Bank Teller question

To update the balance you have to set 2 variables equal to a function. My question is why can’t you just call make_deposit since you already add the amount to the savings_balance. Why do you need to set savings_balance & checking_balance equal to the make_deposit function?

savings_balance, checking_balance = make_deposit(“savings”,10,checking_balance,savings_balance

Solution
#initial checking_account_balance
checking_balance = 0

#initial saving_account_balance
savings_balance = 0
acc_error = “Unsuccessful, please enter “checking” or “savings””

#check_balance definition
def check_balance(account_type, checking_balance, savings_balance):
if account_type == “savings”:
balance = savings_balance
elif account_type == “checking”:
balance = checking_balance
else:
return acc_error
balance_statement = "Your " + account_type + " balance is " + str(balance) + “.\n”
return balance_statement

print(check_balance(“checking”, checking_balance, savings_balance))
print(check_balance(“savings”, checking_balance, savings_balance))

#deposit function
def make_deposit(account_type,amount,checking_balance,savings_balance):
deposit_status = “”
if amount > 0:
if account_type == “savings”:
** savings_balance += amount**
** deposit_status = “successful”**
elif account_type == “checking”:
checking_balance += amount
deposit_status = “successful”
else:
deposit_status = acc_error
else:
deposit_status = “Unsuccessful, please enter an amount greater than 0”

``````deposit_statement = "Deposit of "+ str(amount) + " dollars to your " + account_type + " account was " + deposit_status + "."

#print deposit statement
print(deposit_statement)

return savings_balance, checking_balance
``````

#update bank account after savings deposit
savings_balance, checking_balance = make_deposit(“savings”,10,checking_balance,savings_balance)

#check savings balance call after deposit
print(check_balance(“savings”,checking_balance,savings_balance))

#update bank account after checking deposit
savings_balance, checking_balance = make_deposit(“checking”,200,checking_balance,savings_balance)

#check checking balance call after deposit
print(check_balance(“checking”,checking_balance,savings_balance))

Hi, @py1442802983, Welcome to the Codecademy Forums!

Excellent question — the reason has to do with global variables vs. local variables.

There is a quick answer to your question, as well as a longer discussion as to why changing global variables in your functions can have unintended consequences (and is generally inadvisable, especially to newer programmers). I’ll do my best to explain the former, but the latter has been covered many times elsewhere (here, for example).

The lines ` savings_balance += amount` and `checking_balance += amount` are updating the local variables `savings_balance` and `checking_balance` rather than the global variables of the same names. As a reminder, local variables are variables contained only within your functions, and global variables are the variables that exist in your file outside of your functions.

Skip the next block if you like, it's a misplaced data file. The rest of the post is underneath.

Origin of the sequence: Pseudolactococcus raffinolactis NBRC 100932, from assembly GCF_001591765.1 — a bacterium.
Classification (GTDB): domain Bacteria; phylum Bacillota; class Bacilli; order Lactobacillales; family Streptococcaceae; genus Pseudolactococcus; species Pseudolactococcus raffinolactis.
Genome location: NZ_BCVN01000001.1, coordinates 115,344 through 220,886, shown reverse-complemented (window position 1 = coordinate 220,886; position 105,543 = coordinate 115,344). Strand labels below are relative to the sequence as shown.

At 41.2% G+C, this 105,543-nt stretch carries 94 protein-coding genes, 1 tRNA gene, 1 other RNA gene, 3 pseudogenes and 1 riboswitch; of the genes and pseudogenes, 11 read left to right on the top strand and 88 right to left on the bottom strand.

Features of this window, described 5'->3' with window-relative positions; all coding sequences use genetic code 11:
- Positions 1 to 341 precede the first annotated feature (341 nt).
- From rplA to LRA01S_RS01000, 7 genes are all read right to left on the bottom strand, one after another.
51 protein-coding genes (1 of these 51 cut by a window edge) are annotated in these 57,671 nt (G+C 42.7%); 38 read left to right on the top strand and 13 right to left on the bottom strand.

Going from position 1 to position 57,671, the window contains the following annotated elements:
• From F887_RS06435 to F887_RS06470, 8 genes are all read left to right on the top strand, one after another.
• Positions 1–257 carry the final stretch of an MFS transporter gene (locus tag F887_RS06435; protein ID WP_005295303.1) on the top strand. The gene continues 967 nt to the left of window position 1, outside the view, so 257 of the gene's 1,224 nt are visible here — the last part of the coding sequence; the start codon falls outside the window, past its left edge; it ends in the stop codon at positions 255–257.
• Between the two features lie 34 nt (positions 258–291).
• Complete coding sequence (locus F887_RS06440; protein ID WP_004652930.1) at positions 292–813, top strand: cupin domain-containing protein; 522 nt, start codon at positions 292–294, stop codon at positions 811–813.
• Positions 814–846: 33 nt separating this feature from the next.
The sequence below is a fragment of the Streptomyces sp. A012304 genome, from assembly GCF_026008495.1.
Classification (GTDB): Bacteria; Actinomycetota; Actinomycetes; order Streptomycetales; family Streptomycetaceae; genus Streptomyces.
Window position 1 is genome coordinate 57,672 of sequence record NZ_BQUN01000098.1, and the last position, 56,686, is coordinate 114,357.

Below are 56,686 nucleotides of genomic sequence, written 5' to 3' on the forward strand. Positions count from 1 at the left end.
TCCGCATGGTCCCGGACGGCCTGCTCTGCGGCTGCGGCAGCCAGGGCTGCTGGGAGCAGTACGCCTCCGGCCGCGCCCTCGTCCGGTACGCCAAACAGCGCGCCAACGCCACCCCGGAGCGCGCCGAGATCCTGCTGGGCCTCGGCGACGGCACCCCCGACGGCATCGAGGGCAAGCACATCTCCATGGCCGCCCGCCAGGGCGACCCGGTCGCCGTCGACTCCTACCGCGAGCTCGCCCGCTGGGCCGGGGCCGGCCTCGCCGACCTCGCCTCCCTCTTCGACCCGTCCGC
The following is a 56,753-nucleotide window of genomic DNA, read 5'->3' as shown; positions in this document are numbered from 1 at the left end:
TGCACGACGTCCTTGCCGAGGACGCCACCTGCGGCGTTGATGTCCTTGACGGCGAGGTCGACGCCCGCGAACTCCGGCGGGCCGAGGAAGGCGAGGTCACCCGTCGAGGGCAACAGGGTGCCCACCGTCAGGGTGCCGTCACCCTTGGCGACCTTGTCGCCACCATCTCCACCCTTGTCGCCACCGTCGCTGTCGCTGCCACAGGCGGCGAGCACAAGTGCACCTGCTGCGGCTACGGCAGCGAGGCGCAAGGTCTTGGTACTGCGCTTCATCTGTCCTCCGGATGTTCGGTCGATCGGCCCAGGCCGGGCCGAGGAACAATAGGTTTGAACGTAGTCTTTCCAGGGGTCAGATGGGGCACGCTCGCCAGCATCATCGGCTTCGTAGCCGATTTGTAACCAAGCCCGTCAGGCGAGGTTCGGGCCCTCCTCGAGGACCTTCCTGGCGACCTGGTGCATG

How does this work?

Your `make_deposit` function takes the arguments `checking_balance` and `saving_balance`, which you set equal to the global amounts when you call your function using the following syntax:

``make_deposit(“checking”,200,checking_balance,savings_balance)``

Then the rest of your function references those arguments, and not the global variables.

One way to think of it is that your function is doing this:

• Saving new local variables
• (local)checking_balance = (global)checking_balance
• (local)savings_balance = (global)savings_balance
• Incrementing the local variable by the deposit amount
• (local)savings_balance += amount
• And returning the local variables
• return (local)savings_balance, (local)checking_balance

The global `savings_balance` and `checking_balance` don’t actually get updated until you reassign them to the returned amounts from `make_deposit`:

``savings_balance, checking_balance = make_deposit(“checking”,200,checking_balance,savings_balance)``

You can see this if you just call your `make_deposit` function without the `savings_balance, checking_balance =` part and then run your `check_balance` function. Your balances will remain zeros.

Alternatives

If you really hate having to reassign those values each time you call your function, there are other ways to achieve a similar result (see, e.g., the python docs).

One workaround you may like is the use of a dictionary, which is mutable in place.
Since I don’t remember where exactly in the curriculum this exercise is, I’m not sure how familiar you are with dictionaries. However, check out how I reworked your code below and see if you like it better.

``````
balances = {"checking": 0, "savings": 0}

def make_deposit(account_type, amount, balances):
deposit_status = ""

if amount > 0:

if account_type == "savings":
balances["savings"] += amount
deposit_status = "successful"

elif account_type == "checking":
balances["checking"] += amount
deposit_status = "successful"

else:
deposit_status = acc_error

else:
deposit_status = "Unsuccessful, please enter an amount greater than 0"

deposit_statement = "Deposit of "+ str(amount) + " dollars to your " + account_type + " account was " + deposit_status + "."

make_deposit("checking", 200, balances)
print(balances)
``````
2 Likes

I also struggled with this problem. Thank you so much for explaining it well